The next time you go to the Columbus Zoo and Aquarium, you might see your favorite animal eating browse from Delaware.
Browse is a term used by zoological garden staff to describe edible plants, shrubs and trees.
“The city of Delaware is partnering with the Columbus Zoo on its ‘Browse Program,’” said city community affairs coordinator Lee Yoakum, in an email. “The zoo partners with us and other communities to take our tree clippings to help feed animals.”
For example, next week the Powell-based zoo is expected to pick up some pruned branches from an apartment complex.
“This is a great opportunity to work with the zoo, and also help us out as well,” Yoakum said. “We don’t have any exact figures, but it does save us manpower and costs. This is also environmentally friendly — we reduce vehicle road miles, maintenance costs, fuel costs and vehicle emissions.”
It also keeps the browse out of the landfill.
“The browse program at the Columbus Zoo and Aquarium is important because it adds to the nutrition of the animals in our care,” said zoo spokeswoman Jennifer Wilson, in an email. “We work very hard to provide our animals with balanced diets and using browse is essential because it mimics the roughage animals may find in their native regions. They are a good source of fiber and are excellent for animals’ teeth and digestion.
“Browse is also used as enrichment for our animals as it allows for natural behavior,” Wilson said. “Using giraffes as an example, zookeepers can hang browse up high so the animals have to think and problem solve to determine how to get and eat the browse. The giraffes alone consume 50 pounds of browse in a week.”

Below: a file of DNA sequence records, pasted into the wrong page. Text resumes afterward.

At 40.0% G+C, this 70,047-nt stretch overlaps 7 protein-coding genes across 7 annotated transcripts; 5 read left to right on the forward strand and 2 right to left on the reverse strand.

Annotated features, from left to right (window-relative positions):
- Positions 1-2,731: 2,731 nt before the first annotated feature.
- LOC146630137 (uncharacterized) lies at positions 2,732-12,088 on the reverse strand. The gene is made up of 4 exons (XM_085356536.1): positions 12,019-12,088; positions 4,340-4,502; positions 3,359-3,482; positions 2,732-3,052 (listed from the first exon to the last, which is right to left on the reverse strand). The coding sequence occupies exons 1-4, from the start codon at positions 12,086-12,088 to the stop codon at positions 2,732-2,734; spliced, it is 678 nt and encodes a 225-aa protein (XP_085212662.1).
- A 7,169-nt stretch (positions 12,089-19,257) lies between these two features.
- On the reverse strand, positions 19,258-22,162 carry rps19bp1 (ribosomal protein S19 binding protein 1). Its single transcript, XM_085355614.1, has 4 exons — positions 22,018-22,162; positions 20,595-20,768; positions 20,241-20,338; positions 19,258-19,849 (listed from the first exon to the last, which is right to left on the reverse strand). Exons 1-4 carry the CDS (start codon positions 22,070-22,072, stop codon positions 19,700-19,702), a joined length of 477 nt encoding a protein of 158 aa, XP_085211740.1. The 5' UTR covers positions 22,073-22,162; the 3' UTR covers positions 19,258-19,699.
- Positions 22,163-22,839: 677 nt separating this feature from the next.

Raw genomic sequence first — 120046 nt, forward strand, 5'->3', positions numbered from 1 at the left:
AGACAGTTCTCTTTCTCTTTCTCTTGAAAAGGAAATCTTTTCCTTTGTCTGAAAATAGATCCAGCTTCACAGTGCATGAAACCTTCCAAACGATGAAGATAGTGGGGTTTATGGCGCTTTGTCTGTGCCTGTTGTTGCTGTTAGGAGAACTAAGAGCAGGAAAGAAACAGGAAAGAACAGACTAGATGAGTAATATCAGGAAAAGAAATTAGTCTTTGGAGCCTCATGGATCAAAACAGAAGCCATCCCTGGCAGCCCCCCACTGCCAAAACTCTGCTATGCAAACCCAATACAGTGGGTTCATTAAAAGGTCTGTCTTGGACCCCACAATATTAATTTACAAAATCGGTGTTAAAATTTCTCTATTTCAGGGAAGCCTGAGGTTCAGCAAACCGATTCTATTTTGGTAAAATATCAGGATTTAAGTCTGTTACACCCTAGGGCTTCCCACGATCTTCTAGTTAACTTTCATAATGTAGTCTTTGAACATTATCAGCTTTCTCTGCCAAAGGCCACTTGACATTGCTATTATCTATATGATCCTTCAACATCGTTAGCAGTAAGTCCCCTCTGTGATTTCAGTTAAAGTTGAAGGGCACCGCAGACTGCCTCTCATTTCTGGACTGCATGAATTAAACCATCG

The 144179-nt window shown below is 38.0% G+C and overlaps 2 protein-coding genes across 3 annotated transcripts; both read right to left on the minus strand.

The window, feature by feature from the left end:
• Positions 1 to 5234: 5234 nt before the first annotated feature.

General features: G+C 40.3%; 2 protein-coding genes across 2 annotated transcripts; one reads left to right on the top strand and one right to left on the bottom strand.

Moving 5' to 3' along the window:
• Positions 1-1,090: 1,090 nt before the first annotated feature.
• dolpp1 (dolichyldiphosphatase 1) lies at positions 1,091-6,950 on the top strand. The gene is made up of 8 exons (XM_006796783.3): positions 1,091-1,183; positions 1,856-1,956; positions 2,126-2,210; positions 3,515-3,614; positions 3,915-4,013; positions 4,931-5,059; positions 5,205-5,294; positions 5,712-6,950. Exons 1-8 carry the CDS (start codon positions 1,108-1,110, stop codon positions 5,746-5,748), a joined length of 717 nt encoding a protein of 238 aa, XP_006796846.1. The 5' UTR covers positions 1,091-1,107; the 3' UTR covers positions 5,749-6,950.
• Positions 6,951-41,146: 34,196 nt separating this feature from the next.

The Columbus Zoo has a browse horticulturist on staff, as well as a menu of food items of 31 local genuses that its animals can munch on. Preferred items include: apple, elm, flowering pear, maple (except for red), mulberry, Norway maple, Rose-of-Sharon, sugar maple, silver maple, willow, witch-hazel, and zelkova trees.
“We prefer to harvest the plants ourselves when they have leaves so that the leaves are fresh and not wilted,” said the Columbus Zoo’s Ann Lokai-Owens of the menu list.
Other requirements include the browse should not be treated with pesticides, and should be enough in quantity to fill a pick-up truck bed.
Tastes change with the seasons for some animals, Wilson said. In addition, there needs to be browse in the winter, too.
“Staff at the zoo harvest plants and bag them and freeze them,” Wilson said. “During the summer months, the zookeepers in Asia Quest collect five pounds of leaves a day for animals to eat in the winter.”
Many animals, including elephants, giraffes, langurs and gazelles, include browse on their diet.